Opera for Soprano, Baritone and Orchestra
America’s first “power couple,” John and Abigail Adams shared a correspondence of over 1,100 letters from 1762-1801 that detailed some of the most significant events in American history. Their personal accounts of America’s political tensions with Great Britain and their unyielding determination to design a new independent nation are beautifully nuanced with descriptions of domestic life in Boston, and underscored with Abigail’s tremendous personal sacrifices to support her husband’s political career. A progressive thinker in her own right, Abigail was John’s greatest supporter and adviser from the time John left his family in Boston for the First Continental Congress through the completion of his term as the second President of the United States. Despite John’s 27 years of public service, including many years away from his wife and children in Braintree, time and distance could not break the extraordinary bond of love between this husband and wife.
As I poured over hundreds of their letters in my research, I wanted to design a work that encompassed the span of John and Abigail’s entire relationship from early courtship and married life in the 1760s, to their active roles in major political events, and ultimately to Abigail’s death in 1818. Since John retired to the family farm, Peacefield, in Braintree (renamed Quincy) and was with Abigail when she died, I chose to use an earlier letter from John to Abigail (May 1776) as the final aria in this cycle to express his feelings over Abigail’s passing. John’s letter is so full of admiration and longing for his wife – a letter, I believe, poignantly expressed similar sentiments of both nostalgia for simpler times in their marriage, and the loneliness he felt upon her death. My main goal for this whole work was to carefully choose letters that not only highlight this dynamic partnership which steered the course of American history in a bold new direction, but also demonstrate Abigail’s great influence on John Adams. Her keen political insights, intelligence, love and unwavering devotion to her husband contributed greatly to his accomplishments which would, in turn, benefit an entire nation.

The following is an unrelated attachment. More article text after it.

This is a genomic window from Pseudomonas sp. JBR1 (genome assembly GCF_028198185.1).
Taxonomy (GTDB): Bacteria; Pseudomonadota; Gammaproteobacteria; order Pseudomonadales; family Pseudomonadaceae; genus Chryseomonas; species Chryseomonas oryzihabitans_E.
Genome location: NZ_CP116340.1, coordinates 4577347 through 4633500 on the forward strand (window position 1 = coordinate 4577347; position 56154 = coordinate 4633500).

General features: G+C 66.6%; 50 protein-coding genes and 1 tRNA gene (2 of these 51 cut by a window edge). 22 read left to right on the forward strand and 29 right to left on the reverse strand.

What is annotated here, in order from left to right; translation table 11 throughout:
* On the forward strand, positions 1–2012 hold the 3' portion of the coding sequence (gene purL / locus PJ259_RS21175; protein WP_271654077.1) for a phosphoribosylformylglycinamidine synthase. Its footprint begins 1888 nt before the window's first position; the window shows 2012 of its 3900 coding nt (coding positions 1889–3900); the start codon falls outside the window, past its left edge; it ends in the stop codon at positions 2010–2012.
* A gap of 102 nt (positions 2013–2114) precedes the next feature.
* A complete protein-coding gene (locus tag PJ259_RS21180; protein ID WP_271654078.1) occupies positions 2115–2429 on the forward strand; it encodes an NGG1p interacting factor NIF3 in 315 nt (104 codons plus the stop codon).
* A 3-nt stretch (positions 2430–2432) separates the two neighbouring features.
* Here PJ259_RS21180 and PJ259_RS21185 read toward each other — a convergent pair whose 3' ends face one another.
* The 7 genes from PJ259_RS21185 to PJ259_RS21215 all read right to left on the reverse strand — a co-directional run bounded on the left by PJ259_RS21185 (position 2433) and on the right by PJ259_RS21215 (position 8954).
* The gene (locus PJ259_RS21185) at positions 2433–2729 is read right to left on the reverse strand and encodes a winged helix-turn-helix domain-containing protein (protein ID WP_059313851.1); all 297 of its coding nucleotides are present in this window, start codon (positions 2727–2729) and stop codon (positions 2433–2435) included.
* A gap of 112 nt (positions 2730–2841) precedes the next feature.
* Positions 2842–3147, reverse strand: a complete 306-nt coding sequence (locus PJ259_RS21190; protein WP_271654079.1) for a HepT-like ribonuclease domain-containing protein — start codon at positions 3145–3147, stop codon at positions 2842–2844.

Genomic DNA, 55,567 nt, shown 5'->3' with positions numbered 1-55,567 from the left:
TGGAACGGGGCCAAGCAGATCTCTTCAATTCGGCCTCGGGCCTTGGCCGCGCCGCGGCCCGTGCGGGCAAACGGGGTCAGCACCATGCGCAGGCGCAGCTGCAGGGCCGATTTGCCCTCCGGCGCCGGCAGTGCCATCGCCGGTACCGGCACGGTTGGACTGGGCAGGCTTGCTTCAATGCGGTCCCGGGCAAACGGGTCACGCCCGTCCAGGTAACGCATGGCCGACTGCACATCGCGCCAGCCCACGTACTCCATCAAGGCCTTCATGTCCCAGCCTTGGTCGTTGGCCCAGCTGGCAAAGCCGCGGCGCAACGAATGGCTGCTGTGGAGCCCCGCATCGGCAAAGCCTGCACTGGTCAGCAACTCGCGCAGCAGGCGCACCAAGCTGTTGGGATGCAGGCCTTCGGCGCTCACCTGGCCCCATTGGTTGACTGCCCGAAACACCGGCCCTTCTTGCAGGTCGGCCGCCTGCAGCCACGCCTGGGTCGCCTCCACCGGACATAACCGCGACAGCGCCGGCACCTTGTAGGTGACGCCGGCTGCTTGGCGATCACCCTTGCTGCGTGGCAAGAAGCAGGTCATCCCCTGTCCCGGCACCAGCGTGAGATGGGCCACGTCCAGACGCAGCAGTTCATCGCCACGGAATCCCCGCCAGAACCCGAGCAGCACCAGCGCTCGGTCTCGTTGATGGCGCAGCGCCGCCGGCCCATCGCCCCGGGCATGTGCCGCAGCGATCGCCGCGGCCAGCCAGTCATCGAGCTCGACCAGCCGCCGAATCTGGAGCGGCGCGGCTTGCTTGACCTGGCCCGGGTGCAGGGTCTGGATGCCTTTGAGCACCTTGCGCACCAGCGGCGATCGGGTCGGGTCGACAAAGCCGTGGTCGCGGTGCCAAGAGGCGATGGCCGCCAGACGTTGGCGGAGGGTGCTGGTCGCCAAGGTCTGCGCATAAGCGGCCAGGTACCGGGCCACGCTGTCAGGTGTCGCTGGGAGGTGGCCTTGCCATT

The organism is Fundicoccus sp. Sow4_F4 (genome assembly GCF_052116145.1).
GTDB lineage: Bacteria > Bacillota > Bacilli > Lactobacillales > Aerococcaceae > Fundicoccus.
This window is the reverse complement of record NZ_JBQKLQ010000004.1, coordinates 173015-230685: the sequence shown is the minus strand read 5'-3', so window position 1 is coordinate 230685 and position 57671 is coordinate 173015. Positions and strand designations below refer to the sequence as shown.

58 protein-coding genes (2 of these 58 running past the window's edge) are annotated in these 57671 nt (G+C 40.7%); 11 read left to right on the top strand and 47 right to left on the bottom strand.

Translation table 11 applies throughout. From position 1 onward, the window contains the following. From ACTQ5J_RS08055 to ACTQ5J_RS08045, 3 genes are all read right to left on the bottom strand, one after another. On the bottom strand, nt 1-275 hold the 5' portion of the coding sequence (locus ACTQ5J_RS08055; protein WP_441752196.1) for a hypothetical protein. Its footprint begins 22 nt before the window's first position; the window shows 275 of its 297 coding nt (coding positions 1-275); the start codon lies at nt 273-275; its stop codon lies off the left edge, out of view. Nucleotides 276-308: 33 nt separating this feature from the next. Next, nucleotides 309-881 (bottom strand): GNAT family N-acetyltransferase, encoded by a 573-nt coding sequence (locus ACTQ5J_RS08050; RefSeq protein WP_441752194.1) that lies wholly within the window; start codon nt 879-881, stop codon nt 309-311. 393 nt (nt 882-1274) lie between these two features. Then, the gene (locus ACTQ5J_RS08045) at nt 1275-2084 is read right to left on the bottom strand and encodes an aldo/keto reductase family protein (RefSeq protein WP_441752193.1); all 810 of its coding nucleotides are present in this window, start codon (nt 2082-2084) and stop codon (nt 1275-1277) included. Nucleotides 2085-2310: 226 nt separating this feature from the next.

The music I scored to these letters evokes both patriotism, and the Adams’s personal family sacrifices which were necessary for shaping a new America. My Dearest Friend was first premiered as a song cycle on October 3, 2014 at Jordan Hall in Boston, featuring soprano Wendy Bryn Harmer as “Abigail” and baritone John Moore as “John,” led by Sean Newhouse and a Boston orchestra. This song-cycle-turned opera had its premiere on July 2, 2016 at the Adams’ home at Peace field, (now the Adams National Historical Park) in Quincy, MA, with Wendy Bryn Harmer reprising her role and featuring Charles Taylor as “John Adams.” The opera is approximately 1 hour long and is appropriately titled “My Dearest Friend,” which was John and Abigail’s salutation to each other in their numerous letters.
My Dearest Friend is dedicated to John and Abigail’s daughter Susanna (1768-1770).
John Adams Theme – Introduction to My Dearest Friend
How Lonely Are My Days? From My Dearest Friend – Wendy Bryn Harmer, soprano
Prayer for the New President and the New White House From My Dearest Friend – Wendy Bryn Harmer soprano; John Moore, baritone